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USDA partners with city on study program to save ash trees

A five-year U.S. Department of Agriculture study program will monitor the effectiveness of protecting specimen ash trees in Charlottesville from the emerald ash borer at no cost to the city.

Th emerald ash borer is an invasive insect from Asia that damages and kills ash trees in two to three years. It is present in Charlottesville and surrounding areas. The insect’s prevalence is endangering the city’s ash trees.

The metallic-green insects emerge from May through August. Once the adults breed, the eggs are then laid on the bark, and once the insects hatch, they burrow under the bark. As the larvae feed, they create serpentine galleries that disrupt the flow of food and kill the tree.

In May, the USDA approached the city to propose the release of a biological control to help kill emerald ash borers. The USDA is providing parasitoid wasps that lay eggs in the eggs of emerald ash borers, killing them and slowing the spread of the insect.

The study is being conducted on trees in the Ragged Mountain Natural Area.

“USDA reached out to ask if we were interested in biological control of emerald ash borer, and we talked about doing a study. They were looking for, as far as density, forested acres, and we found a good candidate at the Ragged Mountain Natural Area,” said Mike Ronayne, an urban forester with Charlottesville’s Department of Parks and Recreation.

The wasps do not sting and are all female. They only produce clones of themselves. Release of the wasps has been performed in other parts of Virginia and 28 other states and has been evaluated as safe.

“Once a female lays an egg without being fertilized, only females will be reproduced,” Patrick Boos, a plant health safeguarding specialist with the USDA, said during a city Tree Commission meeting June 1.

Boos said the wasps are “specialists” and almost exclusively prey on emerald ash borer eggs.

“USDA has reported that there weren’t any unintended consequences so far, but, I mean, who knows, it’s pretty early in the process. But so far we haven’t had any other insect species or anything else that it was attacking,” he said.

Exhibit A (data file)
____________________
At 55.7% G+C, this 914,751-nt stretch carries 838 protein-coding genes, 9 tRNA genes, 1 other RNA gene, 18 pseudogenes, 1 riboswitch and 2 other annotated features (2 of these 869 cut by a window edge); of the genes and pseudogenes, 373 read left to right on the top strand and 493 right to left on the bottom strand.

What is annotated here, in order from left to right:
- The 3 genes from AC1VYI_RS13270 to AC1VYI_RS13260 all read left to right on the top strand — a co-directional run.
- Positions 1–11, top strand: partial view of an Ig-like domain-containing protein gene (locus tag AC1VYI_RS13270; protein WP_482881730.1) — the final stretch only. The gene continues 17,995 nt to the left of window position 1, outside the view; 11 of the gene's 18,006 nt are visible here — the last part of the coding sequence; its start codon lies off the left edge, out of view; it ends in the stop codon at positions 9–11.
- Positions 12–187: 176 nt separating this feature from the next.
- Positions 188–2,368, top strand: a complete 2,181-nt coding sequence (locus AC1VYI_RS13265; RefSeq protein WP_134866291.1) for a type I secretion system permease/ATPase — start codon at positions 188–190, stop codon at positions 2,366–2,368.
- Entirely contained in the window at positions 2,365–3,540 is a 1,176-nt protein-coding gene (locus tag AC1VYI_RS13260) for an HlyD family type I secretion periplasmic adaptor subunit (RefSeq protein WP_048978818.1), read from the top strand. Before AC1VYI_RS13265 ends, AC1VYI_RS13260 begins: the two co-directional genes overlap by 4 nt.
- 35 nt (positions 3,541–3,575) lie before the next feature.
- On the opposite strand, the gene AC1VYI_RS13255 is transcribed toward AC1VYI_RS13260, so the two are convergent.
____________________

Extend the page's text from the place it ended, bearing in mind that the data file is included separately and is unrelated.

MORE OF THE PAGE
Boos said the goal of this type of treatment is primarily to save younger trees.

“It has the best success on younger trees. So, a lot of the trees that are already infested that are larger … are probably going to die anyways if they’re that far gone. It’s more to protect the younger trees that are going to come up after that,” he said.

In 2016, the parks department handpicked 32 of the city’s ash trees to treat preventatively for emerald ash borer and be retained.

“Back in 2016, we began treating individual trees with a pesticide called emamectin benzoate to preserve 32 of our best trees. It’s kind of cost prohibitive and you have to have the right circumstances to treat trees individually like that,” Ronayne said. “So, this application is more for a forestry application of a forest instead of individual trees.”

“I think we were probably an easy candidate to work with … we had a couple options that are really suitable to study,” he said.

Ronayne said that while a tree sometimes can be saved early on after it’s been infected, it is more likely to survive by preventing the infection from happening in the first place.

“Depending on the infection, if it’s very minor, the tree can be treated with a trunk injection of the emamectin benzoate pesticide. And you can sometimes save the tree, but the tree needs to be in good health to begin with. It’s difficult without really climbing to the canopy and evaluating it to know how bad the infestation is,” he said.

Boos said there previously was a federal quarantine on emerald ash borers to try to limit it the insects to certain areas, but that hasn’t been successful, so the USDA has focused on biocontrol, including using parasitoid wasps.

“The whole idea of the biocontrol is that it’s not going to eradicate the emerald ash borer but it’s going take it to a point where it’s not killing the trees outright,” he said.

Boos said that in emerald ash borers’ native China, the ash trees aren’t as affected by the invasive insect, and this may be due to the presence of parasitoid wasps.

“Chinese ash is rarely affected by any emerald ash borer … it’s just such a small amount of damage compared to what we have, and they have attributed it to these different parasitoid wasps that are attacking emerald ash borer,” he said.

Boos said ash trees in the United States have a disadvantage because there isn’t a native predator to the emerald ash borer like China has, which is why bringing in the wasps may work.

On June 11, the USDA placed the first set of wasps in the trees.

“They had to do it June 11 for biological reasons for the development of the wasp and the relationship they have with developing emerald ash borer,” Ronayne said.

On June 1, the Charlottesville Tree Commission voted to endorse the study. City staffers evaluated the proposition and said they found that the benefits outweigh the risks.

“This isn’t a silver bullet. We’re hoping this is going to be a long-term solution years down the road,” Ronayne said. “The sad reality is we have to deal with a lot of dead, dying ash tees now.”

“Our forests are 1-2% ash trees. Then we have places like the disc golf courses and floodplains where there’s much higher concentrations. When the trees die, impacts are going to be very noticeable,” he said.


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